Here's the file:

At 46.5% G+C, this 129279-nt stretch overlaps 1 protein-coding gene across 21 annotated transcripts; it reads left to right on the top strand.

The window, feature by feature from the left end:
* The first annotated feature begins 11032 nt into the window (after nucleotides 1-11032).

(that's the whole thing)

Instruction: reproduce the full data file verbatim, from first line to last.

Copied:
At 46.5% G+C, this 129279-nt stretch overlaps 1 protein-coding gene across 21 annotated transcripts; it reads left to right on the top strand.

The window, feature by feature from the left end:
* The first annotated feature begins 11032 nt into the window (after nucleotides 1-11032).